Arizona’s Mini Grand Canyon

Arizona’s historic Salt River Canyon is also called the Mini Grand Canyon. Last year in August on this blog I mentioned visiting Globe, Arizona, where I was lucky enough to take a tour of the haunted Drift Inn Saloon. When we left Globe that afternoon to return to Phoenix we took the scenic route through the canyon.










The drive offers breathtaking views from your car window. The route has several pull-offs along the way and I recommend stopping at every one. The drive is full of hairpin turns that take you down one wall of the canyon to the valley floor before crossing a scenic bridge and then climbing up the other side of the canyon. The area contains prehistoric petroglyphs and the Salt River is one of few rivers that flow through the saguaro cactus forests of the Sonoran Desert and offers over 200 species of wildlife.

There are no maintained trails in the canyon and about half of the outdoor enthusiasts who visit the area each year are skilled white-water navigators and ride the turbulent waters from March to May.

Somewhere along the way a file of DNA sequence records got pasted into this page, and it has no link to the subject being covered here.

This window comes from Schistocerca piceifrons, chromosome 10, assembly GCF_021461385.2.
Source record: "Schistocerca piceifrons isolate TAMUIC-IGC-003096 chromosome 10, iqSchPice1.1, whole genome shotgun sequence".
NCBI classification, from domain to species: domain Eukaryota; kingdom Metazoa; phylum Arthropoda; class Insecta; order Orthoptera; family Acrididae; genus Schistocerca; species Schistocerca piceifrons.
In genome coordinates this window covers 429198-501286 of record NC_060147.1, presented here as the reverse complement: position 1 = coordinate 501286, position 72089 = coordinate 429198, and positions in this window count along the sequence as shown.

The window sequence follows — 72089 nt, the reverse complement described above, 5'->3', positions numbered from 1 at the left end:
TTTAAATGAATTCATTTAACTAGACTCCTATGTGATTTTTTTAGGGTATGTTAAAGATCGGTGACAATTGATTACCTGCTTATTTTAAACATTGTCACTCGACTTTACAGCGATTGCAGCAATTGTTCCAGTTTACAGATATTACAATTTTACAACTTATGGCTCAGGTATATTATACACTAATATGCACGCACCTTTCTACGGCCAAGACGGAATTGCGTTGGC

The Salt River Canyon is full of history and was used by Apache Warriors during the 1800s to hide from the U.S, Calvary troops. Today the river provides the border between the San Carlos Apache Reservation to the south and the White Mountain Apaches to the north.

Photo Credit                                                     Photo Credit


The famous Battle of Salt River Canyon took place in in 1872 and was part of the Tonto Basin Campaign and Yavapai War from 1871-1875. Thirty Apache scouts led the 5th Cavalry Regiment to a Yavapai stronghold in a canyon cave.

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The warriors refused to surrender and in the end seventy-six Yavapai were dead, including Chief Nanni-chaddi and several women and children. The bodies of the dead were left in the cave, which today is also known as Skeleton or Skull Cave and is believed to be haunted.



As much as I love nature and love seeing our beautiful country, I confess I’m not much of an outdoor enthusiast. I don’t mind taking a nature hike but you won’t catch me pitching a tent in a forest, riding white water rapids or climbing rocks. What about you?

Until Next Time…Happy Trails!

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